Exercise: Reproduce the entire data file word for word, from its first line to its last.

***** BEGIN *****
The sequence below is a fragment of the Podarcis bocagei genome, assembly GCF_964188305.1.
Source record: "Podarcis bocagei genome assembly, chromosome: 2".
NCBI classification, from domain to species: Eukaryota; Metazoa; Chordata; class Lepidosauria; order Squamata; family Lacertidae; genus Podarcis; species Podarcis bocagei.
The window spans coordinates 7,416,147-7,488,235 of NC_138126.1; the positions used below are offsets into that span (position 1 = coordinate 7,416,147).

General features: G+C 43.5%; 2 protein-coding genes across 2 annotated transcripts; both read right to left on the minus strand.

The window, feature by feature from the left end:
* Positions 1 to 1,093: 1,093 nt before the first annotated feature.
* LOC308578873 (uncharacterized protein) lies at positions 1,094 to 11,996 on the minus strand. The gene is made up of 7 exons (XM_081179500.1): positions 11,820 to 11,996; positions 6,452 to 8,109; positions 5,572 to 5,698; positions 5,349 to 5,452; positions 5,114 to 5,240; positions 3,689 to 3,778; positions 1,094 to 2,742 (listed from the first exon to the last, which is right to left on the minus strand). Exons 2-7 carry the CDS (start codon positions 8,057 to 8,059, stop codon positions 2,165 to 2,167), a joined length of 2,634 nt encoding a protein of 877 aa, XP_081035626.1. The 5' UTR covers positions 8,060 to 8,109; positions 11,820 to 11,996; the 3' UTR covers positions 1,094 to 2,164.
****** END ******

The sequence below is a fragment of the Podarcis bocagei genome, assembly GCF_964188305.1.
Source record: "Podarcis bocagei genome assembly, chromosome: 2".
NCBI classification, from domain to species: Eukaryota; Metazoa; Chordata; class Lepidosauria; order Squamata; family Lacertidae; genus Podarcis; species Podarcis bocagei.
The window spans coordinates 7,416,147-7,488,235 of NC_138126.1; the positions used below are offsets into that span (position 1 = coordinate 7,416,147).

General features: G+C 43.5%; 2 protein-coding genes across 2 annotated transcripts; both read right to left on the minus strand.

The window, feature by feature from the left end:
* Positions 1 to 1,093: 1,093 nt before the first annotated feature.
* LOC308578873 (uncharacterized protein) lies at positions 1,094 to 11,996 on the minus strand. The gene is made up of 7 exons (XM_081179500.1): positions 11,820 to 11,996; positions 6,452 to 8,109; positions 5,572 to 5,698; positions 5,349 to 5,452; positions 5,114 to 5,240; positions 3,689 to 3,778; positions 1,094 to 2,742 (listed from the first exon to the last, which is right to left on the minus strand). Exons 2-7 carry the CDS (start codon positions 8,057 to 8,059, stop codon positions 2,165 to 2,167), a joined length of 2,634 nt encoding a protein of 877 aa, XP_081035626.1. The 5' UTR covers positions 8,060 to 8,109; positions 11,820 to 11,996; the 3' UTR covers positions 1,094 to 2,164.